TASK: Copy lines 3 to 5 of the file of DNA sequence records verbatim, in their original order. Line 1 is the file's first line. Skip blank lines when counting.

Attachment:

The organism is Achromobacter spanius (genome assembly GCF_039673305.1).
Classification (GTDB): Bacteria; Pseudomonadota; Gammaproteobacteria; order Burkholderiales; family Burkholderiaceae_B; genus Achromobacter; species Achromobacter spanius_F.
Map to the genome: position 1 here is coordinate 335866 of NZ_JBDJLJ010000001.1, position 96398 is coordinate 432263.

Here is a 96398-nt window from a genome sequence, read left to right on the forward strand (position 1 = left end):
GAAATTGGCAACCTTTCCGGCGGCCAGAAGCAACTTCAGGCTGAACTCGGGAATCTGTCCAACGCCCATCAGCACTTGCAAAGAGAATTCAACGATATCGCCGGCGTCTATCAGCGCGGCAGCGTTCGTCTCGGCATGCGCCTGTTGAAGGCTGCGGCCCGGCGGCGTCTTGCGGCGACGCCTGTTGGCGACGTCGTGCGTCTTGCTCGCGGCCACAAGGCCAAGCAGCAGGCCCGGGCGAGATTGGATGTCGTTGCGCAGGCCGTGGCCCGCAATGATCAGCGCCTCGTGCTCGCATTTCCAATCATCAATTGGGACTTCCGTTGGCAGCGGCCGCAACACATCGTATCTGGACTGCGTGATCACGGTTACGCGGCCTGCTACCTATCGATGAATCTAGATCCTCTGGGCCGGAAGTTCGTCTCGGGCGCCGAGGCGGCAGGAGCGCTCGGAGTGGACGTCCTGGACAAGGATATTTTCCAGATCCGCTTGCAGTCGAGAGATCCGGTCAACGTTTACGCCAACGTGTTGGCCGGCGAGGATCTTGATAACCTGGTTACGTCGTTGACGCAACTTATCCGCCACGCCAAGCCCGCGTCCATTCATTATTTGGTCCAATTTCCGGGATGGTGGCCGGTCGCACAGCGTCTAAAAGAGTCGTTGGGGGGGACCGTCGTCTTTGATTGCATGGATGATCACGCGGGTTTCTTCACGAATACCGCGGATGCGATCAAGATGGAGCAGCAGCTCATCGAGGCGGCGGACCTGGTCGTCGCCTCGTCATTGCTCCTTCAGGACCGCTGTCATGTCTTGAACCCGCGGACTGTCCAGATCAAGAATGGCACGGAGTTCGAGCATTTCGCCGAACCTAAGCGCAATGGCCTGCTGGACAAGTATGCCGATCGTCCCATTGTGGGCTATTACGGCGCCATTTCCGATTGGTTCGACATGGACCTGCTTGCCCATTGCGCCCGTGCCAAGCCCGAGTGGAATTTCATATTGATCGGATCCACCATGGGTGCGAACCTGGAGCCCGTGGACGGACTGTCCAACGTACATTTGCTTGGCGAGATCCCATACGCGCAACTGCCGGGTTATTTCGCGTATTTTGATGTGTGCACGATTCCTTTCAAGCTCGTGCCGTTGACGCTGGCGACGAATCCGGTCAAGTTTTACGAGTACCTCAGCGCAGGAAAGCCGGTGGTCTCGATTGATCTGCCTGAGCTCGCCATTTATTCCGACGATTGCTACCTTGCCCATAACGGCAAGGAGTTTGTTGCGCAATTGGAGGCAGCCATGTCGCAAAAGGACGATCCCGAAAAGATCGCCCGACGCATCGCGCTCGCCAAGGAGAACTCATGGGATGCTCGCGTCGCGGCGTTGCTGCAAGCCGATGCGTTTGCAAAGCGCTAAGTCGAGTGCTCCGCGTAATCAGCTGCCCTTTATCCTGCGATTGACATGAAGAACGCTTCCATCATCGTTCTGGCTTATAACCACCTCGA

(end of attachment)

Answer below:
Map to the genome: position 1 here is coordinate 335866 of NZ_JBDJLJ010000001.1, position 96398 is coordinate 432263.

Here is a 96398-nt window from a genome sequence, read left to right on the forward strand (position 1 = left end):
GAAATTGGCAACCTTTCCGGCGGCCAGAAGCAACTTCAGGCTGAACTCGGGAATCTGTCCAACGCCCATCAGCACTTGCAAAGAGAATTCAACGATATCGCCGGCGTCTATCAGCGCGGCAGCGTTCGTCTCGGCATGCGCCTGTTGAAGGCTGCGGCCCGGCGGCGTCTTGCGGCGACGCCTGTTGGCGACGTCGTGCGTCTTGCTCGCGGCCACAAGGCCAAGCAGCAGGCCCGGGCGAGATTGGATGTCGTTGCGCAGGCCGTGGCCCGCAATGATCAGCGCCTCGTGCTCGCATTTCCAATCATCAATTGGGACTTCCGTTGGCAGCGGCCGCAACACATCGTATCTGGACTGCGTGATCACGGTTACGCGGCCTGCTACCTATCGATGAATCTAGATCCTCTGGGCCGGAAGTTCGTCTCGGGCGCCGAGGCGGCAGGAGCGCTCGGAGTGGACGTCCTGGACAAGGATATTTTCCAGATCCGCTTGCAGTCGAGAGATCCGGTCAACGTTTACGCCAACGTGTTGGCCGGCGAGGATCTTGATAACCTGGTTACGTCGTTGACGCAACTTATCCGCCACGCCAAGCCCGCGTCCATTCATTATTTGGTCCAATTTCCGGGATGGTGGCCGGTCGCACAGCGTCTAAAAGAGTCGTTGGGGGGGACCGTCGTCTTTGATTGCATGGATGATCACGCGGGTTTCTTCACGAATACCGCGGATGCGATCAAGATGGAGCAGCAGCTCATCGAGGCGGCGGACCTGGTCGTCGCCTCGTCATTGCTCCTTCAGGACCGCTGTCATGTCTTGAACCCGCGGACTGTCCAGATCAAGAATGGCACGGAGTTCGAGCATTTCGCCGAACCTAAGCGCAATGGCCTGCTGGACAAGTATGCCGATCGTCCCATTGTGGGCTATTACGGCGCCATTTCCGATTGGTTCGACATGGACCTGCTTGCCCATTGCGCCCGTGCCAAGCCCGAGTGGAATTTCATATTGATCGGATCCACCATGGGTGCGAACCTGGAGCCCGTGGACGGACTGTCCAACGTACATTTGCTTGGCGAGATCCCATACGCGCAACTGCCGGGTTATTTCGCGTATTTTGATGTGTGCACGATTCCTTTCAAGCTCGTGCCGTTGACGCTGGCGACGAATCCGGTCAAGTTTTACGAGTACCTCAGCGCAGGAAAGCCGGTGGTCTCGATTGATCTGCCTGAGCTCGCCATTTATTCCGACGATTGCTACCTTGCCCATAACGGCAAGGAGTTTGTTGCGCAATTGGAGGCAGCCATGTCGCAAAAGGACGATCCCGAAAAGATCGCCCGACGCATCGCGCTCGCCAAGGAGAACTCATGGGATGCTCGCGTCGCGGCGTTGCTGCAAGCCGATGCGTTTGCAAAGCGCTAAGTCGAGTGCTCCGCGTAATCAGCTGCCCTTTATCCTGCGATTGACATGAAGAACGCTTCCATCATCGTTCTGGCTTATAACCACCTCGA